Osgood-Schlatter disease

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Osgood-Schlatter disease

 [oz´good shlaht´er]
osteochondrosis of the tuberosity of the tibia; called also Schlatter-Osgood disease.

Os·good-Schlat·ter dis·ease

(oz'gud shlaht'ĕr),
inflammation of the growth center (apophysis) that forms the tibial tubercle.

Osgood-Schlatter disease

[-shlat′ər]
Etymology: Robert B. Osgood, American surgeon, 1873-1956; Carl Schlatter, Swiss surgeon, 1864-1934
inflammation or partial separation of the tibial tubercle caused by chronic irritation, usually as a result of overuse of the quadriceps muscle. The condition is seen primarily in muscular, athletic adolescent boys and is characterized by swelling and tenderness over the tibial tubercle that increase with exercise or any activity that extends the leg. Treatment consists primarily of preventing further irritation during the healing process, which may necessitate complete immobilization of the knee in a cast. Any residual nonunion of a proximal fragment after healing may require surgical excision. Also called Osgood's disease, Schlatter-Osgood disease, Schlatter's disease.

Osgood-Schlatter disease

Apophysitis of tibial tubercle, Osteochondrosis Orthopedics A condition seen in ♂ age 10 to 15, characterized by unilateral or bilateral post-exercise pain with a painful bump, at the anterior tibial tubercle Etiology Unknown, possibly microtrauma before complete maturity of the tibial tubercle Clinical Running, jumping, climbing stairs, traction cause discomfort, especially in active, athletic adolescents. See Osteochondrosis.

Os·good-Schlat·ter dis·ease

(oz'gud shlah'ter di-zēz')
Inflammation or partial avulsion of the tibial apophysis due to traction forces.
Synonym(s): Schlatter disease, Schlatter-Osgood disease.

Osgood-Schlatter disease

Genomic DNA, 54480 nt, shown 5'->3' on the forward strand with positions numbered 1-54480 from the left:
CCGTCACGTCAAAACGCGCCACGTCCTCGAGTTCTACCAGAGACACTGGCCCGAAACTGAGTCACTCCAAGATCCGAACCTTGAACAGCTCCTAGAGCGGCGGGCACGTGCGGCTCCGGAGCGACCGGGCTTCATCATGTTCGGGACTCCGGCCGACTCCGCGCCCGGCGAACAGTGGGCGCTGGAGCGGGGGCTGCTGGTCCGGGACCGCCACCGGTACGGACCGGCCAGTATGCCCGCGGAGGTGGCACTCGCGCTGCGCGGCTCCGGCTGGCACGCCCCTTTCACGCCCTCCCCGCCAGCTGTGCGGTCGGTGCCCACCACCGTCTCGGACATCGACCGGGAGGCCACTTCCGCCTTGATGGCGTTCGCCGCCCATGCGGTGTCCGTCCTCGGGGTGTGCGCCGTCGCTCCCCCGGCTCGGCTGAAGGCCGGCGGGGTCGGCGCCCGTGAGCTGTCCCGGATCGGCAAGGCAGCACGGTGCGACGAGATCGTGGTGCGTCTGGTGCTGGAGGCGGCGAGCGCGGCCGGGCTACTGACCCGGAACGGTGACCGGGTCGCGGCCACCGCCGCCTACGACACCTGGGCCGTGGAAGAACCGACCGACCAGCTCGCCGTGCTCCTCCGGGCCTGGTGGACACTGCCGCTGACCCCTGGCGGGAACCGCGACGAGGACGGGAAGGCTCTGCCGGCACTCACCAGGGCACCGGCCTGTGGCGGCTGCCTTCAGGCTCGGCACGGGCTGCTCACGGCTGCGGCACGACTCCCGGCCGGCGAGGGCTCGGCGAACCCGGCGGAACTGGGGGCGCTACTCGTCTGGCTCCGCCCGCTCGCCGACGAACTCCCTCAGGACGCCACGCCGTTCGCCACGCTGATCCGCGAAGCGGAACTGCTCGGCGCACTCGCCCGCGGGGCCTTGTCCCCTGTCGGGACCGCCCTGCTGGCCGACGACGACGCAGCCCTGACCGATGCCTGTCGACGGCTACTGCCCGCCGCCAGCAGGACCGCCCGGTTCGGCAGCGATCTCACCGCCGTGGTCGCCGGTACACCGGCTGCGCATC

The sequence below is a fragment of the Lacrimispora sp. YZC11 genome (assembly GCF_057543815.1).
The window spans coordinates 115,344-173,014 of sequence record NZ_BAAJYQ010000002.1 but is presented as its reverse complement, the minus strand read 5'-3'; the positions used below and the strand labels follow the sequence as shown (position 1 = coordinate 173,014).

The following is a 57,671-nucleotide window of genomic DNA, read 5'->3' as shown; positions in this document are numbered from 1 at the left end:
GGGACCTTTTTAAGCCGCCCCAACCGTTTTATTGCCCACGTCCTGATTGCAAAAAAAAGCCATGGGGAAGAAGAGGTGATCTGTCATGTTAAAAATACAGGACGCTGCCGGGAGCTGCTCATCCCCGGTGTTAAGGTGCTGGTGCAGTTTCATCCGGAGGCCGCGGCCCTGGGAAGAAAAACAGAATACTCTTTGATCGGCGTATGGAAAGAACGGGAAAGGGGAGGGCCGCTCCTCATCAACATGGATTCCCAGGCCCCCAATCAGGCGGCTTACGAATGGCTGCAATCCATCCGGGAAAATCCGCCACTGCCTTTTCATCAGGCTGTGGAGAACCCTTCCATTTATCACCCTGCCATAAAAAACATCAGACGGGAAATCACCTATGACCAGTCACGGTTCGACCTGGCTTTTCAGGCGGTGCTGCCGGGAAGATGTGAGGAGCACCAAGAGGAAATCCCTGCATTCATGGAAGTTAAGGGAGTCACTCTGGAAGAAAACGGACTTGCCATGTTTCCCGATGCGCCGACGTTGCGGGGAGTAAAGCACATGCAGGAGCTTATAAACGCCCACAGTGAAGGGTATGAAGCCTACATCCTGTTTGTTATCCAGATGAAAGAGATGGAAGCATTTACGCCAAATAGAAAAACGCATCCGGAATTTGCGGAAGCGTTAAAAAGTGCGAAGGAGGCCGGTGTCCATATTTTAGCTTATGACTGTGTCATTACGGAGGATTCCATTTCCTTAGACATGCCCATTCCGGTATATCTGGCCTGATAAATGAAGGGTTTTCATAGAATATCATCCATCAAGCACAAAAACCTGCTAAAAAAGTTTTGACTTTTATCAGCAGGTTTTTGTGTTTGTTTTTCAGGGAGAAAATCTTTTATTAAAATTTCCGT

A knee disorder most common in early adolescent boys. It is caused by repetitive tension on the upper part of the front of the main lower leg bone (tibia) by the strong tendon of the front thigh muscles (quadriceps). This occurs as the knee is straightened against resistance as in climbing and cycling, and softening occurs in the protrusion on the bone into which the tendon is inserted, causing pain, muscle spasm and disability. The condition is treated by rest or, in severe cases, by immobilizing the knee in a plaster. (Robert Bayley Osgood, 1873–1956, American surgeon; and Carl Schlatter, 1864–1934, Swiss surgeon).

Osgood,

Robert B., U.S. orthopedic surgeon, 1873-1956.
Osgood femoral supracondylar osteotomy
Osgood modified technique
Osgood operation
Osgood rotational osteotomy
Osgood-Schlatter disease - epiphysial aseptic necrosis of the tibial tubercle. Synonym(s): apophysitis tibialis adolescentium; Schlatter disease; Schlatter-Osgood disease
Schlatter-Osgood disease - Synonym(s): Osgood-Schlatter disease

Schlatter,

Carl, Swiss surgeon, 1864-1934.
Osgood-Schlatter disease - see under Osgood
Schlatter disease - Synonym(s): Osgood-Schlatter disease
Schlatter-Osgood disease - Synonym(s): Osgood-Schlatter disease

Osgood-Schlatter disease